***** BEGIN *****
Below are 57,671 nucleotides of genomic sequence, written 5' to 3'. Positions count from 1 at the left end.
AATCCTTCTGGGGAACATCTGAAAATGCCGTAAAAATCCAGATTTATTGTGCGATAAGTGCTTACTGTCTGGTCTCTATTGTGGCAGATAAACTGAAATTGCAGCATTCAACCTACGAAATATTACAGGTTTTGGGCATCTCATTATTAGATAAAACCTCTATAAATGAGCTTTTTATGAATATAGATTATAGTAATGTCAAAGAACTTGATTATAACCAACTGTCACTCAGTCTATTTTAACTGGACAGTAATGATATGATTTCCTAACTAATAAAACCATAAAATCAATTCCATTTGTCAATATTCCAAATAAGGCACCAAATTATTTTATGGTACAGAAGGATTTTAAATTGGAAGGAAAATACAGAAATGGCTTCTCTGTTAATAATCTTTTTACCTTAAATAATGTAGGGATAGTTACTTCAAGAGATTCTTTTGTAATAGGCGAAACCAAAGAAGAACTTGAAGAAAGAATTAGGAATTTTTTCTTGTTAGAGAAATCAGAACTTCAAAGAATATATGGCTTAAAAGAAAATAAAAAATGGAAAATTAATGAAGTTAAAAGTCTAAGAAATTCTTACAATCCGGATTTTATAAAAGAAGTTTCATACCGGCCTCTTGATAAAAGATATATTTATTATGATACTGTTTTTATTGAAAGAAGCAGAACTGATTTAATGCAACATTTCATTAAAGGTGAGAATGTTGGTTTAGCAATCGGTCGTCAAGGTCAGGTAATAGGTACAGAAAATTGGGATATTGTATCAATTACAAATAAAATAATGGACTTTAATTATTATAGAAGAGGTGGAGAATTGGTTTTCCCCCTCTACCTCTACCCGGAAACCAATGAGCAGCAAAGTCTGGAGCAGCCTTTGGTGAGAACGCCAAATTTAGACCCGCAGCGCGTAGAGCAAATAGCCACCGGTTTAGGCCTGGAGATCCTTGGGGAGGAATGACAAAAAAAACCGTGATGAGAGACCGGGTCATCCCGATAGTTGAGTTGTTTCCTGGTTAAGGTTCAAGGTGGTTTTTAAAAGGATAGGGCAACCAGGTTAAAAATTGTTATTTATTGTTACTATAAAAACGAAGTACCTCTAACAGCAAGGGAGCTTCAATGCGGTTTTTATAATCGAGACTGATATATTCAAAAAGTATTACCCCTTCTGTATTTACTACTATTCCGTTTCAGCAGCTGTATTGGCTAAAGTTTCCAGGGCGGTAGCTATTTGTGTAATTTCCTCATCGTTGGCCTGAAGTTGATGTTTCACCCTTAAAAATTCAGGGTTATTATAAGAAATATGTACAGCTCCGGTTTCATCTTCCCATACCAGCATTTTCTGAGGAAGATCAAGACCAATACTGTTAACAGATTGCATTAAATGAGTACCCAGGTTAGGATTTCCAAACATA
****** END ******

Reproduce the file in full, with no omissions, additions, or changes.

Below are 57,671 nucleotides of genomic sequence, written 5' to 3'. Positions count from 1 at the left end.
AATCCTTCTGGGGAACATCTGAAAATGCCGTAAAAATCCAGATTTATTGTGCGATAAGTGCTTACTGTCTGGTCTCTATTGTGGCAGATAAACTGAAATTGCAGCATTCAACCTACGAAATATTACAGGTTTTGGGCATCTCATTATTAGATAAAACCTCTATAAATGAGCTTTTTATGAATATAGATTATAGTAATGTCAAAGAACTTGATTATAACCAACTGTCACTCAGTCTATTTTAACTGGACAGTAATGATATGATTTCCTAACTAATAAAACCATAAAATCAATTCCATTTGTCAATATTCCAAATAAGGCACCAAATTATTTTATGGTACAGAAGGATTTTAAATTGGAAGGAAAATACAGAAATGGCTTCTCTGTTAATAATCTTTTTACCTTAAATAATGTAGGGATAGTTACTTCAAGAGATTCTTTTGTAATAGGCGAAACCAAAGAAGAACTTGAAGAAAGAATTAGGAATTTTTTCTTGTTAGAGAAATCAGAACTTCAAAGAATATATGGCTTAAAAGAAAATAAAAAATGGAAAATTAATGAAGTTAAAAGTCTAAGAAATTCTTACAATCCGGATTTTATAAAAGAAGTTTCATACCGGCCTCTTGATAAAAGATATATTTATTATGATACTGTTTTTATTGAAAGAAGCAGAACTGATTTAATGCAACATTTCATTAAAGGTGAGAATGTTGGTTTAGCAATCGGTCGTCAAGGTCAGGTAATAGGTACAGAAAATTGGGATATTGTATCAATTACAAATAAAATAATGGACTTTAATTATTATAGAAGAGGTGGAGAATTGGTTTTCCCCCTCTACCTCTACCCGGAAACCAATGAGCAGCAAAGTCTGGAGCAGCCTTTGGTGAGAACGCCAAATTTAGACCCGCAGCGCGTAGAGCAAATAGCCACCGGTTTAGGCCTGGAGATCCTTGGGGAGGAATGACAAAAAAAACCGTGATGAGAGACCGGGTCATCCCGATAGTTGAGTTGTTTCCTGGTTAAGGTTCAAGGTGGTTTTTAAAAGGATAGGGCAACCAGGTTAAAAATTGTTATTTATTGTTACTATAAAAACGAAGTACCTCTAACAGCAAGGGAGCTTCAATGCGGTTTTTATAATCGAGACTGATATATTCAAAAAGTATTACCCCTTCTGTATTTACTACTATTCCGTTTCAGCAGCTGTATTGGCTAAAGTTTCCAGGGCGGTAGCTATTTGTGTAATTTCCTCATCGTTGGCCTGAAGTTGATGTTTCACCCTTAAAAATTCAGGGTTATTATAAGAAATATGTACAGCTCCGGTTTCATCTTCCCATACCAGCATTTTCTGAGGAAGATCAAGACCAATACTGTTAACAGATTGCATTAAATGAGTACCCAGGTTAGGATTTCCAAACATA